The bad news is that someone tried to steal yet another African election.  The good news is that it looks like they’re not going to get away with it.

The recently annulled election in Kenya is a tale of state development, post-colonialism, and institution building.  It’s the story of how tough it is to build a coherent state from a patch of land that can swap out leaders peacefully.  It’s also the tale of the perils of trying to manage one own’s interests while avoiding being killed by the opposition.

But first, what’s happening in Kenya?

A ruling party tried to steal an election

This is the perennial political development problem: how do you convince elites to give up power when they could command the state to keep them in charge forever?  This becomes compounded when elites use the state to plunder the nation and build up ever-larger coffers of cash.  Not only do old elites not trust or necessarily know new ones, but new elites have all the incentive in the world to go after the ill-gotten gains of the old.

British ex-colonies have tended to fare better than French ones, mostly because the British built up institutions and had them better poised for independence.  British imperialism aimed for a global Commonwealth of self-mangaging dominions in a closed market, cutting down on expensive occupation armies and risky nation-building exercises.  That contrasts starkly with the French, who sought to incorporate their domains into France itself as an extension of their nation.

Kenya, as a former British colony, has had its fair share of political violence, but has not faced the collapse of former French colonies like Mali or the civil wars of places like Algeria and Ivory Coast.  A sense of stability has long kept Kenya’s politics, while unwieldy, from exploding to Somalia or Democratic Republic of Congo-like anarchy.

The Jubilee Party of Kenya, only founded last year after combining with some 10 other political parties, had supposedly won the August election with a margin of 1.4 million votes.  Alas, it appears most of those votes were stolen or stuffed, and the country’s Supreme Court annulled the election, calling for a new one in 60 days.

What’s interesting about this annulment is that international observers initially signed off on the results – and now look like they did a slap-dash job of election monitoring.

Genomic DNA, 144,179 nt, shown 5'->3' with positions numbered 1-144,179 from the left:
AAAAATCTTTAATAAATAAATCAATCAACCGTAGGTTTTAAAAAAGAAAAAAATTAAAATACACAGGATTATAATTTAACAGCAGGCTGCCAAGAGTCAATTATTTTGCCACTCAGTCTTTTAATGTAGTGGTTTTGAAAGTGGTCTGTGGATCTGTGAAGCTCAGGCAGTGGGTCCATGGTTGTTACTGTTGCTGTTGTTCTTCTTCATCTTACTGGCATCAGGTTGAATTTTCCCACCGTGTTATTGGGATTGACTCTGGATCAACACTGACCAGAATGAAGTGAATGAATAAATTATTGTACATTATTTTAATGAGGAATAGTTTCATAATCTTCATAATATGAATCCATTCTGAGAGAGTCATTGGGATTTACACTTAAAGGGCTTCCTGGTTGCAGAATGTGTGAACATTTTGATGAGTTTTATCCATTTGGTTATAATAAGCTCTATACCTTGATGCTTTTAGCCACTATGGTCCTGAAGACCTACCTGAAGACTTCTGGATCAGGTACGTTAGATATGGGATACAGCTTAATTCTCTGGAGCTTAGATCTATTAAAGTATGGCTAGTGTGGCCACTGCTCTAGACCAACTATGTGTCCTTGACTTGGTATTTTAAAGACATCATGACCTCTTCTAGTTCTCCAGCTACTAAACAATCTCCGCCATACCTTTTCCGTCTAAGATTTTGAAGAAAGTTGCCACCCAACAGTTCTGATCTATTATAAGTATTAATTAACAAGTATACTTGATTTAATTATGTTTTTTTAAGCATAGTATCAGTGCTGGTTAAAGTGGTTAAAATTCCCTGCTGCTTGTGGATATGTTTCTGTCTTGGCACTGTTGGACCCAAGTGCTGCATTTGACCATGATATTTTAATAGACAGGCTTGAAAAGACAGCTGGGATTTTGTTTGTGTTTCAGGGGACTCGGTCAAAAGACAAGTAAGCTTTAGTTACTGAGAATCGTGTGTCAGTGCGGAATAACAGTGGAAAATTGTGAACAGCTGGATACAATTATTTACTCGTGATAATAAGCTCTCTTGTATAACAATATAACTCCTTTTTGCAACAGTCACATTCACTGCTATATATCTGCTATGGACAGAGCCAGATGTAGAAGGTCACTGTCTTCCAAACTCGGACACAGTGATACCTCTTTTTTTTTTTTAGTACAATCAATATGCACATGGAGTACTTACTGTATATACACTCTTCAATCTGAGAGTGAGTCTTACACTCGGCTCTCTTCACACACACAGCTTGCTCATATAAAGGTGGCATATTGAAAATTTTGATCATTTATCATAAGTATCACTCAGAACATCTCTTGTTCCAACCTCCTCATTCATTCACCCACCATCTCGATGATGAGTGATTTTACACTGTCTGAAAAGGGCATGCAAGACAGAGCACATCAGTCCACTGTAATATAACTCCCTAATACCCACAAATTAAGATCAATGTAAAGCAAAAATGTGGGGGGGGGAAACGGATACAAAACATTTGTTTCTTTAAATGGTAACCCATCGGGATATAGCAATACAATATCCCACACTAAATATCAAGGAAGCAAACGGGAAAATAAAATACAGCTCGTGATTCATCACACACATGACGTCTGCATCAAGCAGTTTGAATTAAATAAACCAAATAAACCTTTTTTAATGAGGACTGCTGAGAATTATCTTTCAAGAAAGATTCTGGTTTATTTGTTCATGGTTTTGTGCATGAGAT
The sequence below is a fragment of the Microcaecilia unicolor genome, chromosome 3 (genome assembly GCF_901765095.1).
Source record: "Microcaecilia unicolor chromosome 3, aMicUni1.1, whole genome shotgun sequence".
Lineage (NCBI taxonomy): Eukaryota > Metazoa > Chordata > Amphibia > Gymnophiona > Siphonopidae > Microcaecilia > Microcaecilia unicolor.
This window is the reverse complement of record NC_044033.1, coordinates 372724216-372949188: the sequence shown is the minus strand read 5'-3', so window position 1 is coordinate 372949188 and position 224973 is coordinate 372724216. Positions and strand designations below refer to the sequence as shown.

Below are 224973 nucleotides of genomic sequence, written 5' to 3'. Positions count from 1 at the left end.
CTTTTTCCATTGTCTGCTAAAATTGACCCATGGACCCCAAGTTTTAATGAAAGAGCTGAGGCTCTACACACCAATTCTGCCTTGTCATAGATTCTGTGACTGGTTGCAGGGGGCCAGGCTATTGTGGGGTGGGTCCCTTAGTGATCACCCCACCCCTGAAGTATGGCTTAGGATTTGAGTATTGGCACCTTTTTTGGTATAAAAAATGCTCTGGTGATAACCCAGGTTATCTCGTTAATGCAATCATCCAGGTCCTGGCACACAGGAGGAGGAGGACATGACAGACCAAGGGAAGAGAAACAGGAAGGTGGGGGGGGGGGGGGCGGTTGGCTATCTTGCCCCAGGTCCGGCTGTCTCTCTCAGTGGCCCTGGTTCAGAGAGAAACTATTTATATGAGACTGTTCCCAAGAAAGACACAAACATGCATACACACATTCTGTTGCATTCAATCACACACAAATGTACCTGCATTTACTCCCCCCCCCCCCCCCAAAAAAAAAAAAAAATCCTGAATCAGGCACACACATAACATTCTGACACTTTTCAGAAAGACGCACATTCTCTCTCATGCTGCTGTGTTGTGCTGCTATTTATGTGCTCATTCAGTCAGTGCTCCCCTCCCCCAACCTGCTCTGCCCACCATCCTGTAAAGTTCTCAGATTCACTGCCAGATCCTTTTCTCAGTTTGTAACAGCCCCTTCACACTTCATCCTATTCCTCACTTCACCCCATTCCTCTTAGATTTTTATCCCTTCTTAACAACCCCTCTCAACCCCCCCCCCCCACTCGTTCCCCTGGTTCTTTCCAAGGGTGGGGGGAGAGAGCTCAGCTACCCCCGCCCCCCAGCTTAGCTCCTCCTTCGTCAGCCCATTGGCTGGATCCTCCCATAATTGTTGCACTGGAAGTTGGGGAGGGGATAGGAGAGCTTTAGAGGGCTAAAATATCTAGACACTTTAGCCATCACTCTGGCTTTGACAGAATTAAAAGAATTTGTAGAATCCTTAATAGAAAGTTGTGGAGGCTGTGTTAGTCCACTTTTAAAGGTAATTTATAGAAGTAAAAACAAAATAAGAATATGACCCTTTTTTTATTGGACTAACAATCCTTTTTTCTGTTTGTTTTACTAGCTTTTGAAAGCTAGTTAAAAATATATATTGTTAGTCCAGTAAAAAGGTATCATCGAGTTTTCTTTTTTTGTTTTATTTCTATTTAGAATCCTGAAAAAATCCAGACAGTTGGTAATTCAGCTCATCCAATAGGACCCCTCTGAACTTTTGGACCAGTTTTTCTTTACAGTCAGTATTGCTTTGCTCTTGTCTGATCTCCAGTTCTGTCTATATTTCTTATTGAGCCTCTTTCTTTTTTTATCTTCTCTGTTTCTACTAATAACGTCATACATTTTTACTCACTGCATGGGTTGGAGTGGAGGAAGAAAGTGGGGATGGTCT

As the first time an African court has annulled an election, the moment represents a stark change in the development of East Africa.  Not only did the court shoot down the election, but the sitting president has, thus far at least, not unleashed the state’s security forces on his opponents to stay in power.

It will remain to be seen if this can remain peaceful.  Already, people have been murdered in the run-up to the election.  Kenya’s tribal map and economic situation creates a volatile mix in which cynical elites can try to divide and rule.  The notion of a civil war is not impossible were a set of elites dead-set on termless power.


Yet President Kenyatta, who now must fight another election, has called for his followers to respect the Supreme Court’s decision.  There’s good reason for that.  To unleash a torrent of violence in Kenya is to risk annihilation.  There is no majority ethnic group in Kenya, and so there is no natural social backbone he can lean on to survive.  Kenyan nationalism is also increasingly underpinned by democracy itself (much as it is in the United States), meaning to undermine democracy is to break the only social link that allows President Kenyatta to command an effective multi-ethnic army and police force.

Moreover, the chaos in nearby Somalia would almost certainly rush into any power vacuum should Kenyatta gamble on violence.  Al-Shabaab, the flailing but still potent Sunni supremacist movement, has launched spectacular attacks in Kenya in the past, and would doubtless take advantage of any interruption in government authority.

There is also the problem of sanctions: should President Kenyatta go the bloody route of many an African leader, he risks losing major export partners.  Nearly 30% of Kenya’s exports go to the United States, United Kingdom, Germany, and the Netherlands – countries that might impose sanctions should democracy take a tumble.

Instead, the rational calculation is to gamble on another election, this time by leveraging his humility and his natural power base to edge out a victory.  If not, he can always make another run at power during the next round of elections.

Yet Kenyatta may change his mind.  Corruption, that ever-lingering legacy of colonialism, has tainted him as well.  To lose power is to expose himself to prosecution, the cause of many a civil war.  Kenyatta has shown himself to be reasonable thus far, trying to tackle corruption and understanding his survival is more likely should he play by the rules.

Should he lose, it will remain to be seen if his opponents are as magnanimous as he.  But if they provoke violence, they will be taking the same risks as Kenyatta, exposing themselves to the same possibility of murderous defeat.